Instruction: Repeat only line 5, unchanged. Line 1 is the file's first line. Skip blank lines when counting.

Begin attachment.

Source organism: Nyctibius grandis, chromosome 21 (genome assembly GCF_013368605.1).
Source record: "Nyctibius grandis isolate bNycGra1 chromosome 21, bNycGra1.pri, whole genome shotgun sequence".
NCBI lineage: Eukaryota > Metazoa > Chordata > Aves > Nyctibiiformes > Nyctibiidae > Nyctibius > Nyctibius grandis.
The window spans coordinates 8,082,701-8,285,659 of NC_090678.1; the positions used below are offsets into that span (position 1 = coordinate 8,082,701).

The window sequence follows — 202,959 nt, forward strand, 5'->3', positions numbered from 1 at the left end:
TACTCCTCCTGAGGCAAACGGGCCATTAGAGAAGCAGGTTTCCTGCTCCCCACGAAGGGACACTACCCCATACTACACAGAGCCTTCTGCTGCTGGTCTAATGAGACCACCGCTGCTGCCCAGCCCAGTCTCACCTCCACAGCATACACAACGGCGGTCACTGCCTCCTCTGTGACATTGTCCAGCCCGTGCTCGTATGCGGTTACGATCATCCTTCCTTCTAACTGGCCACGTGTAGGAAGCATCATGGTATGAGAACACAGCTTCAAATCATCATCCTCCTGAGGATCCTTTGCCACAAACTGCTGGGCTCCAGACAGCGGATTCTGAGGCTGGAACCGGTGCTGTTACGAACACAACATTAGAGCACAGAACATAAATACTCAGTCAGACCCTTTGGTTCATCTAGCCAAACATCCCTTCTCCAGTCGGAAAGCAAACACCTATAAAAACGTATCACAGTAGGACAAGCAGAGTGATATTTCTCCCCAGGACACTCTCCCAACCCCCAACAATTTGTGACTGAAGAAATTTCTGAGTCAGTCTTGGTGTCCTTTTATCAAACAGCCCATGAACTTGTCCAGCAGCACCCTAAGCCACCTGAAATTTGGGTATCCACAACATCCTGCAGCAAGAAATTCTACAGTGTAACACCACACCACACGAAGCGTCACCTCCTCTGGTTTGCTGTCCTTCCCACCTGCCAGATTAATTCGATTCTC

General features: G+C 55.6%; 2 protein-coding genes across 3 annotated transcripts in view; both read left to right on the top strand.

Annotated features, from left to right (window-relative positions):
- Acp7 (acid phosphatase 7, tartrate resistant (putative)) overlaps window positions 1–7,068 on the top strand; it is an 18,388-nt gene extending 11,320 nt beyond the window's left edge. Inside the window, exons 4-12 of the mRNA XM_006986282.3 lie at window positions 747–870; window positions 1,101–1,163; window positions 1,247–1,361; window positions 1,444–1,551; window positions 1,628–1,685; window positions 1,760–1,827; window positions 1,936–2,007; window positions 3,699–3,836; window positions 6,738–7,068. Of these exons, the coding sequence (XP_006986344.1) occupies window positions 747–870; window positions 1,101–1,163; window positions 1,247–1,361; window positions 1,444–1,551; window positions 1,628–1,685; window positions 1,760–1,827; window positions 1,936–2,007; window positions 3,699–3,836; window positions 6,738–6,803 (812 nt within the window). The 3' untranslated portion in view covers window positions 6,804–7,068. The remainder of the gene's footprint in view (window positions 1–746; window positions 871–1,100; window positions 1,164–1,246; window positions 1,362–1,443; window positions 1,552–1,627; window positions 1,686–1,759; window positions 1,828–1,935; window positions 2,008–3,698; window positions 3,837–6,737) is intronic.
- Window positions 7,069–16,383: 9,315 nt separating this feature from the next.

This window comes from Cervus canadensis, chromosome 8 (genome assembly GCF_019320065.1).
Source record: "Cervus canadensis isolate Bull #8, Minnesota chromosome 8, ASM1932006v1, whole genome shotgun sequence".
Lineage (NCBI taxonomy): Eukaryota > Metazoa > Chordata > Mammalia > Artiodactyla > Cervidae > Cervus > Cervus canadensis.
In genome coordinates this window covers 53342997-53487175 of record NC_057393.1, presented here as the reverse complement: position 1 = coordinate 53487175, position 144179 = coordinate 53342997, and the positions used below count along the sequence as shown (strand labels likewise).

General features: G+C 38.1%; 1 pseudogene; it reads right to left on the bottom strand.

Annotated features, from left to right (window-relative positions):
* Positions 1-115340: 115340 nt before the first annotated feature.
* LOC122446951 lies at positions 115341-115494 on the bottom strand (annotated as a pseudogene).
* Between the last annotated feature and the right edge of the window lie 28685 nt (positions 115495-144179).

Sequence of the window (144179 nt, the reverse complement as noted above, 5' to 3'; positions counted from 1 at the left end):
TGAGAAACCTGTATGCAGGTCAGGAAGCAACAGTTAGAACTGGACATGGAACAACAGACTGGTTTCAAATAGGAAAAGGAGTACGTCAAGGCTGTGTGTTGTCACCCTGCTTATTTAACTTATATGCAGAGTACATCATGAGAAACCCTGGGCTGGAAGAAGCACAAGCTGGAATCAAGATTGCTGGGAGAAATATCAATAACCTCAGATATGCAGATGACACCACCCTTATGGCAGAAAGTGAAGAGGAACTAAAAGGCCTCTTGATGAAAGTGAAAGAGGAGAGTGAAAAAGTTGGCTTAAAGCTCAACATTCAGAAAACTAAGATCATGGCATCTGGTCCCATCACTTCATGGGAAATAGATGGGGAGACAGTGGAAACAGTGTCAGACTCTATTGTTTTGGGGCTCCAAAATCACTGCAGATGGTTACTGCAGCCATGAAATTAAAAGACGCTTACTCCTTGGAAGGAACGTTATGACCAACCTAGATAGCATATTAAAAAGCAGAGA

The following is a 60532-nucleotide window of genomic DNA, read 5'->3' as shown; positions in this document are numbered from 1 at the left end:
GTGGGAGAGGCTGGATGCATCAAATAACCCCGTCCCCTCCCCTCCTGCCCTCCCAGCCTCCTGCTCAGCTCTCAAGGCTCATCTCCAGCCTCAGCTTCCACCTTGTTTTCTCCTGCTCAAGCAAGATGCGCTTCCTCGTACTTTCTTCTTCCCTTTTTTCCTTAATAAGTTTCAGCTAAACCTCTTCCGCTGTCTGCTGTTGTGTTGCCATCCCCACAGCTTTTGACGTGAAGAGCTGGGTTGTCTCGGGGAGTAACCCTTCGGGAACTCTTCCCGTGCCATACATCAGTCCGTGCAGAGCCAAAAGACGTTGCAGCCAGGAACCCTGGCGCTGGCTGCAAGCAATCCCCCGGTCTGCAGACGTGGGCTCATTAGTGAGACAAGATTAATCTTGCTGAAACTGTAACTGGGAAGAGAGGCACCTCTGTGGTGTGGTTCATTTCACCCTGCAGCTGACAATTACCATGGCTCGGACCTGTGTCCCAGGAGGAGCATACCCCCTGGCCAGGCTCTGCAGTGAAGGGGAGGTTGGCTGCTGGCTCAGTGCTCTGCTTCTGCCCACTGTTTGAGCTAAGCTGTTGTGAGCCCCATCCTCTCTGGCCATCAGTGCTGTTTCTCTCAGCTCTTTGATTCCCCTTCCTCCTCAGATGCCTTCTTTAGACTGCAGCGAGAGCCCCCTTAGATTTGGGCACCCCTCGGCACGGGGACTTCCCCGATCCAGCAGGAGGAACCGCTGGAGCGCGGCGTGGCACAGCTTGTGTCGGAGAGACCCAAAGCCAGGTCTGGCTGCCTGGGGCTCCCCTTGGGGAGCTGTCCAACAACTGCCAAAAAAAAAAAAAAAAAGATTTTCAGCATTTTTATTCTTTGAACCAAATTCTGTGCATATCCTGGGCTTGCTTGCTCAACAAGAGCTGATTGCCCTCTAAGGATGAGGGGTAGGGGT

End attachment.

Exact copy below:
The window sequence follows — 202,959 nt, forward strand, 5'->3', positions numbered from 1 at the left end: